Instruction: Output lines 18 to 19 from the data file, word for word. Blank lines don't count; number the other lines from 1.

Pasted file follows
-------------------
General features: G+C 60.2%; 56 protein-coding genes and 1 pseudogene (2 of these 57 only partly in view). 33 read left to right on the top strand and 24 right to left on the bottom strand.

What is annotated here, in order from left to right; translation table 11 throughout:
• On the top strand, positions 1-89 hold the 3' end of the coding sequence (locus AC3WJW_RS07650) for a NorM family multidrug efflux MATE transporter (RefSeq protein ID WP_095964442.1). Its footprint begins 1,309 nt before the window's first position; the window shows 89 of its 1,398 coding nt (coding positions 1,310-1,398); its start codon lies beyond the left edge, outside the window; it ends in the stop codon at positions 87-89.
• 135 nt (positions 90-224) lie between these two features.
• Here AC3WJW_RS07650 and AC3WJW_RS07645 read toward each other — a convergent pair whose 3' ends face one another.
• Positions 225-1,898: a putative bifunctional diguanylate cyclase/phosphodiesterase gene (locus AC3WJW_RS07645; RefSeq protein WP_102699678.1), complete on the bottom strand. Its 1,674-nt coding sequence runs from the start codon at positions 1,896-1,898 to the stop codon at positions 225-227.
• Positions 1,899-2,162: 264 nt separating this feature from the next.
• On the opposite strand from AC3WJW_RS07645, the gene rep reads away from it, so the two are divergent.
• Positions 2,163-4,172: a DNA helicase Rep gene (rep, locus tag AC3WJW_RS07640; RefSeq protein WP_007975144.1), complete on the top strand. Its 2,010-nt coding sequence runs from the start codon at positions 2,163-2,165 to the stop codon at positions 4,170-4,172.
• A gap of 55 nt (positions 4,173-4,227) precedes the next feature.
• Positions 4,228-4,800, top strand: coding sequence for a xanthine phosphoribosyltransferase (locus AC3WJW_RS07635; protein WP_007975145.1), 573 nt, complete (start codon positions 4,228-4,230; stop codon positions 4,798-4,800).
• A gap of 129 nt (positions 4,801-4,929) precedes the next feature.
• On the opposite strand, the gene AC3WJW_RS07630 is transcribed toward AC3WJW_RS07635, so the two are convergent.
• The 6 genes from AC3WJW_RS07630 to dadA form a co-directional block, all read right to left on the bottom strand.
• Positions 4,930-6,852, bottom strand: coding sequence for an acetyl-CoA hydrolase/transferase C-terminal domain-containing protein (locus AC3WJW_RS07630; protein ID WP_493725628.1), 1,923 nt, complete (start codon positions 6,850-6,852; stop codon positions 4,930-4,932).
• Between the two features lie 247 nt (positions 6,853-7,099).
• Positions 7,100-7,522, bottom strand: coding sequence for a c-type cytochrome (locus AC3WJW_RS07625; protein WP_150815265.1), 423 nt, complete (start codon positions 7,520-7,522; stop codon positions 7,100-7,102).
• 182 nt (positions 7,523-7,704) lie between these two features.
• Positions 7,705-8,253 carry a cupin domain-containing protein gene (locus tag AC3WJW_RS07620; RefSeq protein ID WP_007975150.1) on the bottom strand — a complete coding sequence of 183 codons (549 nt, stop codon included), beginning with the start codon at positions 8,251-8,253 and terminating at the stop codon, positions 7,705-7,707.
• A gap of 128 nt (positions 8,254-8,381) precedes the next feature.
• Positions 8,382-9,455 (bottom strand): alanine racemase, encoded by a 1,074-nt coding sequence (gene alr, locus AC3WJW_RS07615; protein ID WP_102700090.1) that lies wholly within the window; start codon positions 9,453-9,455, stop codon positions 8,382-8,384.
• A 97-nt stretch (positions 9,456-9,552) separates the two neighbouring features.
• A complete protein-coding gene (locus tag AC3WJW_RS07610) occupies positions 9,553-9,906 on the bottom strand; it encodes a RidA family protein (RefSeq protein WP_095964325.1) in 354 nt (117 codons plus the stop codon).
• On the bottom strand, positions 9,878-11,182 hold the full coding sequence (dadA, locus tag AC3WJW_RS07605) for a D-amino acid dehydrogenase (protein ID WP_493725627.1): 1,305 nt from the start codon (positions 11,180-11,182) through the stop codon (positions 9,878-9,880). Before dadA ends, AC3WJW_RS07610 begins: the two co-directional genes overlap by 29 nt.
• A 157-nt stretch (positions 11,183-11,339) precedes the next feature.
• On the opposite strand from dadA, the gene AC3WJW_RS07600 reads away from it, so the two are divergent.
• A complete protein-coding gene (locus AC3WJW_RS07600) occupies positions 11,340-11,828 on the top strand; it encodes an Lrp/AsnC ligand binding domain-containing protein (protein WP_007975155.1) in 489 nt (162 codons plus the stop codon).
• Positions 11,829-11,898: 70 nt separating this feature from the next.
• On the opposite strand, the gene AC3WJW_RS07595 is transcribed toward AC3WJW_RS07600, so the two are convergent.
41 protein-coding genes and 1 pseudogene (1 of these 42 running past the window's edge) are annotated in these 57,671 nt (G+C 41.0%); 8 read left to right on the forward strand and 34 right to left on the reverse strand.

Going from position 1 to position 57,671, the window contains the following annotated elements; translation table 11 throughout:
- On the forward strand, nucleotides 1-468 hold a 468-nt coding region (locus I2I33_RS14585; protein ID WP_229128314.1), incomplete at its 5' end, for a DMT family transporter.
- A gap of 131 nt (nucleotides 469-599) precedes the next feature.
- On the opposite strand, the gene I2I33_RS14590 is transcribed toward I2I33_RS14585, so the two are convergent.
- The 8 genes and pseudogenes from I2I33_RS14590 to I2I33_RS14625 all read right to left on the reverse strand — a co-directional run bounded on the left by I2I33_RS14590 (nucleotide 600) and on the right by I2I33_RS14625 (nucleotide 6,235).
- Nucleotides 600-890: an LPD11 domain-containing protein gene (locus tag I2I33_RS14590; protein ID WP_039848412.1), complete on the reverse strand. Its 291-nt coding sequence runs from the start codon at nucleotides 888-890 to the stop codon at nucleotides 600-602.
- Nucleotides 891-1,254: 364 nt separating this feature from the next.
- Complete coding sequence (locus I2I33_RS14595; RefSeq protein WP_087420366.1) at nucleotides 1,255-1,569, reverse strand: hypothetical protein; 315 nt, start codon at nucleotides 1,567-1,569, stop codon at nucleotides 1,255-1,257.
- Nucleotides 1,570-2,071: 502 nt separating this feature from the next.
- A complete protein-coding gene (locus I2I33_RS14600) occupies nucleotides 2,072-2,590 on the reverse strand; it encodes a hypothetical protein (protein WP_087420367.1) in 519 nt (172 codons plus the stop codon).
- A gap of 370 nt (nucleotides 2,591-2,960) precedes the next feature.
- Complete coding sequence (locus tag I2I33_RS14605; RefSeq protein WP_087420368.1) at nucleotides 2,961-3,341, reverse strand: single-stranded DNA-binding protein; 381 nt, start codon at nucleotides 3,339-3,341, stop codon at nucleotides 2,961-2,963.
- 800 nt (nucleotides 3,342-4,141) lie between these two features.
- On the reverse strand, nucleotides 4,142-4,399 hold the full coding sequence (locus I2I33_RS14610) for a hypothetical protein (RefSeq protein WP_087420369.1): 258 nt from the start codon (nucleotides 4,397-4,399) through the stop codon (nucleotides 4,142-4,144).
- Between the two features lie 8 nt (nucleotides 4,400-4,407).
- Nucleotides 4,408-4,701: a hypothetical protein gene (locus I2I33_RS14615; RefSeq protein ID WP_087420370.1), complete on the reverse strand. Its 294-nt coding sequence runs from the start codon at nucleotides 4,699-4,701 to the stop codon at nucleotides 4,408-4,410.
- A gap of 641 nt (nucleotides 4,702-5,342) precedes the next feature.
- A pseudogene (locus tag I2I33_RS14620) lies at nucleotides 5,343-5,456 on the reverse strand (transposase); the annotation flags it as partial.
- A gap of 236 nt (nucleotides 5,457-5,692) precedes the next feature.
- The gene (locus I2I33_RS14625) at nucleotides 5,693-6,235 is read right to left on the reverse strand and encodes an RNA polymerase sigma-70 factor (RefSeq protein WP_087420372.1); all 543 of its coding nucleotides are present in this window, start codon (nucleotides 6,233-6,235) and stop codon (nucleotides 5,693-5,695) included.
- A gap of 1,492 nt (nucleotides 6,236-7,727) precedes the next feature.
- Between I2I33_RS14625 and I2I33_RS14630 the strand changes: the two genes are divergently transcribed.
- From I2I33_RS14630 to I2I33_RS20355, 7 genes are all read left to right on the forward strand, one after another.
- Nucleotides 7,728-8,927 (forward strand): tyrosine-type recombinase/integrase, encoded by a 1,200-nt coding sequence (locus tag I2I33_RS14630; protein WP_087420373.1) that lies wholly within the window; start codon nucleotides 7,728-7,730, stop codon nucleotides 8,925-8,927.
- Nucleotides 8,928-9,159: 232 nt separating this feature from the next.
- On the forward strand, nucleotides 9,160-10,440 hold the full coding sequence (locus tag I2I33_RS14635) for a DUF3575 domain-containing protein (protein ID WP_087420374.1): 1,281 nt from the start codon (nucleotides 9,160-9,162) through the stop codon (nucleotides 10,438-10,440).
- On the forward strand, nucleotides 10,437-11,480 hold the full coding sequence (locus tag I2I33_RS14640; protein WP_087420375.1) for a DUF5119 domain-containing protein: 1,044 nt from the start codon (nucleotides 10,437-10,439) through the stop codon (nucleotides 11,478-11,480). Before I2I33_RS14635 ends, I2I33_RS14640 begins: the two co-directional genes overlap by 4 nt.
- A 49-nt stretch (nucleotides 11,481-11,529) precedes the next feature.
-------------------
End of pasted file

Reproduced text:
• 182 nt (positions 7,523-7,704) lie between these two features.
• Positions 7,705-8,253 carry a cupin domain-containing protein gene (locus tag AC3WJW_RS07620; RefSeq protein ID WP_007975150.1) on the bottom strand — a complete coding sequence of 183 codons (549 nt, stop codon included), beginning with the start codon at positions 8,251-8,253 and terminating at the stop codon, positions 7,705-7,707.